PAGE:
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OU Helps Children and their Families Become Health Champions

Thursday, June 25, 2015 - Front Page -

It’s a tall order. Develop a program that teaches the basics of how to achieve good health, that helps children learn how to make healthier choices, and that utilizes recipes that are healthy, easy to prepare and economical. 

That was the task assigned to the architects of this year’s C.H.A.M.P. camp at the University of Oklahoma Health Sciences Center, and one they easily mastered.

C.H.A.M.P. stands for Children's Healthy Activity and Meal Planning. It’s an annual summer camp for 5th, 6th and 7th graders from the community designed by master’s program students and interns, and hosted by Department of Nutritional Sciences at the OU College of Allied Health.  

“We are teaching them about healthy eating, the importance of each food group and how they can put together meals that contain all of the essential nutrients. We also incorporate physical activity and hydration lessons to encourage an overall healthy lifestyle,” said Brian dela Cruz, M.S., R.D./L.D., instructor and clinical coordinator for the Department of Nutritional Sciences. 

Campers also learn the essentials of food safety as they prepare their own healthy meals and snacks. 

“I’ve learned to try new things and be more open-minded. Like some things that I wouldn’t normally eat, I try them a different way, and they are actually good,” said Olivia Finch,11, a participant from Norman.

So how do you convince kids that they can love eating foods that are good for them as much as they enjoy junk food? Camp coaches said it’s all about establishing the right eating environment.

“We know that consumption habits are primarily learned from the eating environment. So the camp provides a fun, interactive way for the kids to try new, healthy foods,” dela Cruz explained, adding that children who have a role in preparing food are more likely to try it and accept it.”

Perhaps it is not surprising then that kids who may turn up their noses at broccoli, devour it when it is served as part of the camp’s ground turkey burgers.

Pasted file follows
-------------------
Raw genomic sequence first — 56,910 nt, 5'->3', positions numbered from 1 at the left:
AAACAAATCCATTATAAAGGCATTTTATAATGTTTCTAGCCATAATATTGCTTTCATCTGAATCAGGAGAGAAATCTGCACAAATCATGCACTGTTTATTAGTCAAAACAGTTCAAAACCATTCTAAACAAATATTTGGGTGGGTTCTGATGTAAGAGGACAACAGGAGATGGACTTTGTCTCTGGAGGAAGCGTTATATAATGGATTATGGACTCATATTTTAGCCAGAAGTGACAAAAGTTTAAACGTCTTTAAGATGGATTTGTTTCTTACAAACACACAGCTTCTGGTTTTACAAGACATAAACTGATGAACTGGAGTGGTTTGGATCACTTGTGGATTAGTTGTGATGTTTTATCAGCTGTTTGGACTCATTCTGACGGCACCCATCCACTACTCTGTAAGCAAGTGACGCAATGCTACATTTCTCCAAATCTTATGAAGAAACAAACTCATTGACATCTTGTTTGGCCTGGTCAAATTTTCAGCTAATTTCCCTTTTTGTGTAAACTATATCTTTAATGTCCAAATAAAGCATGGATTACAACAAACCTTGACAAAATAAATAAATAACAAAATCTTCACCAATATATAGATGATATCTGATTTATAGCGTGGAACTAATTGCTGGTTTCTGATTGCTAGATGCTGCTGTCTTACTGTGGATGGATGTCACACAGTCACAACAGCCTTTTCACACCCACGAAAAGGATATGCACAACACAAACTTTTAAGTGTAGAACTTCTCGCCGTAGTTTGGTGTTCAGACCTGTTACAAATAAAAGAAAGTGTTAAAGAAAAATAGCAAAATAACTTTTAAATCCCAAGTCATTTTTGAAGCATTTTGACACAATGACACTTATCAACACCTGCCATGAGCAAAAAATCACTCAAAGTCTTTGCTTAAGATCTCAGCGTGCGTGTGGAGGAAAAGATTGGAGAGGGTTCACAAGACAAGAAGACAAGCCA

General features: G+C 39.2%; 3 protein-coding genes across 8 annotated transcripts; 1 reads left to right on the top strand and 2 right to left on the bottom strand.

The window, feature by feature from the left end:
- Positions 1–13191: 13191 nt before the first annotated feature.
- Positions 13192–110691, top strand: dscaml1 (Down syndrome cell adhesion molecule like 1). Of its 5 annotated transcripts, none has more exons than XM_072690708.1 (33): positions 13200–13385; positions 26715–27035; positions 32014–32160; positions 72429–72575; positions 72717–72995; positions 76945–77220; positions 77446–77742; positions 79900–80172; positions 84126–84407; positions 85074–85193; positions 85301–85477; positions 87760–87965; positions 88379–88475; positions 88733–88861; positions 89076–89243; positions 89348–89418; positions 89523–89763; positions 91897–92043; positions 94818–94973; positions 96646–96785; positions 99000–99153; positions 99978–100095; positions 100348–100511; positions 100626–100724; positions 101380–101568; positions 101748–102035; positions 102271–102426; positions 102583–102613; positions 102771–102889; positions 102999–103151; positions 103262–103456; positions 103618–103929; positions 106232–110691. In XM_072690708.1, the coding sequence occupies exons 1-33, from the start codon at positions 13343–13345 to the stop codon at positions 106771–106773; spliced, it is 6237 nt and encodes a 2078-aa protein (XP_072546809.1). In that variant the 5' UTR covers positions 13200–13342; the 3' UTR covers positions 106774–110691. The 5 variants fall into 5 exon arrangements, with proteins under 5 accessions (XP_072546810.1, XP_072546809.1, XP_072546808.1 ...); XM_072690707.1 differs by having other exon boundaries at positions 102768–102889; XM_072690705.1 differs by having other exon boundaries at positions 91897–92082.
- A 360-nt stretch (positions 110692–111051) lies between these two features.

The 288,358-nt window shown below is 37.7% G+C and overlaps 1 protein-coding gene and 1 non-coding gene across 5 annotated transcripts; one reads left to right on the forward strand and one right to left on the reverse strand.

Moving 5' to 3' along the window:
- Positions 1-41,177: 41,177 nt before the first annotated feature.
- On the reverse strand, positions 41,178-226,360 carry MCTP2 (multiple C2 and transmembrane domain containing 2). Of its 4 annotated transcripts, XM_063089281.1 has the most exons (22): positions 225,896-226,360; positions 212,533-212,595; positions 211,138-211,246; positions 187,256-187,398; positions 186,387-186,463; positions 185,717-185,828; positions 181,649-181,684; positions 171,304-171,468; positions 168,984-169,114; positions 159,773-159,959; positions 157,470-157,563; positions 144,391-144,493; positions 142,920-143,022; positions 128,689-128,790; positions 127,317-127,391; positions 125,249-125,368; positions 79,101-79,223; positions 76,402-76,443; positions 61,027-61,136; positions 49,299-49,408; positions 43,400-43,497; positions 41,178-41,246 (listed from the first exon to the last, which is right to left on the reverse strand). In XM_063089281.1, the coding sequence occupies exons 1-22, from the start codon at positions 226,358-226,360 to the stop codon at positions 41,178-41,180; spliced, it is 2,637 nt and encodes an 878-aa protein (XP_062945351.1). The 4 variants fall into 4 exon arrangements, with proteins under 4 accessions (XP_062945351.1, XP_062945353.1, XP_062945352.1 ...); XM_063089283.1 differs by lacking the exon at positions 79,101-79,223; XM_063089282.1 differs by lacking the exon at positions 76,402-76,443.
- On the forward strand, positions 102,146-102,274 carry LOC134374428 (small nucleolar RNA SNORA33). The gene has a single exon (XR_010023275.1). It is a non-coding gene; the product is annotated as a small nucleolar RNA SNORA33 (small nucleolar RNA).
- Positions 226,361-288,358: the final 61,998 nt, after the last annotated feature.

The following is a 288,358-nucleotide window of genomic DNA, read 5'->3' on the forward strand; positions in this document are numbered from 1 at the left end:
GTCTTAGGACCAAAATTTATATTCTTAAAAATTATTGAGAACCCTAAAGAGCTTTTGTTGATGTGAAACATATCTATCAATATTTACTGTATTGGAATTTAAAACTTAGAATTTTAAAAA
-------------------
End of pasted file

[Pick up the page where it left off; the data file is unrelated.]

“We had turkey burgers, which was turkey burgers with broccoli and onion in it,” said Sam Scobey, 10, of Edmond. 

“It’s pretty good, especially with the sweet potato fries,” remarked fellow participant Henry Coffman, 12, Oklahoma City.

Jessica Hays is one of the dietetic interns at the OU College of Allied health who helped design this year’s camp. She said there is often a misconception that eating healthy is difficult or expensive, but the campers learned otherwise. 

“Eating healthy is not that hard. It can be budget-friendly, too,” she said. “Another big part is to bring kids into the kitchen. I think it’s a fun way as a family to work together to eat healthier.”

The camp uses special plates, color-coded to match the government’s MyPlate, illustrating not just the five food groups but the appropriate portion sizes for each of those food groups at each meal. 

“So half of your plate should be filled with fruit and vegetables, a little more than a fourth of your plate would be whole grains and then a little less than a fourth would be protein. And you have a serving of dairy, too,” dela Cruz said. “It’s a visual reminder that helps us to eat the appropriate portions of these foods.”

A quick online search turned up a variety of paper and plastic plates that can be ordered as well as printable placemats for use by families at mealtime.

“I think there’s a common misconception that it’s difficult to eat healthy meals or that it’s too expensive to eat healthier, but the meals designed by our students include ingredients that are very affordable,” dela Cruz said. “So hopefully, when these young people are shopping with their parents, they will point out products, and their parents can see that eating healthy can be very cost-effective and it doesn’t take a lot of time either.

In addition to teaching about a variety of health and nutrition topics, the camp focuses on the importance of being active and also staying hydrated.

The theme for the camp this year was Made in Oklahoma, and a number of companies that got their start here or are based here donated to the effort.  

"We're teaching them things that they can take with them for the rest of their lives and hopefully share with their families, too," Hays said.

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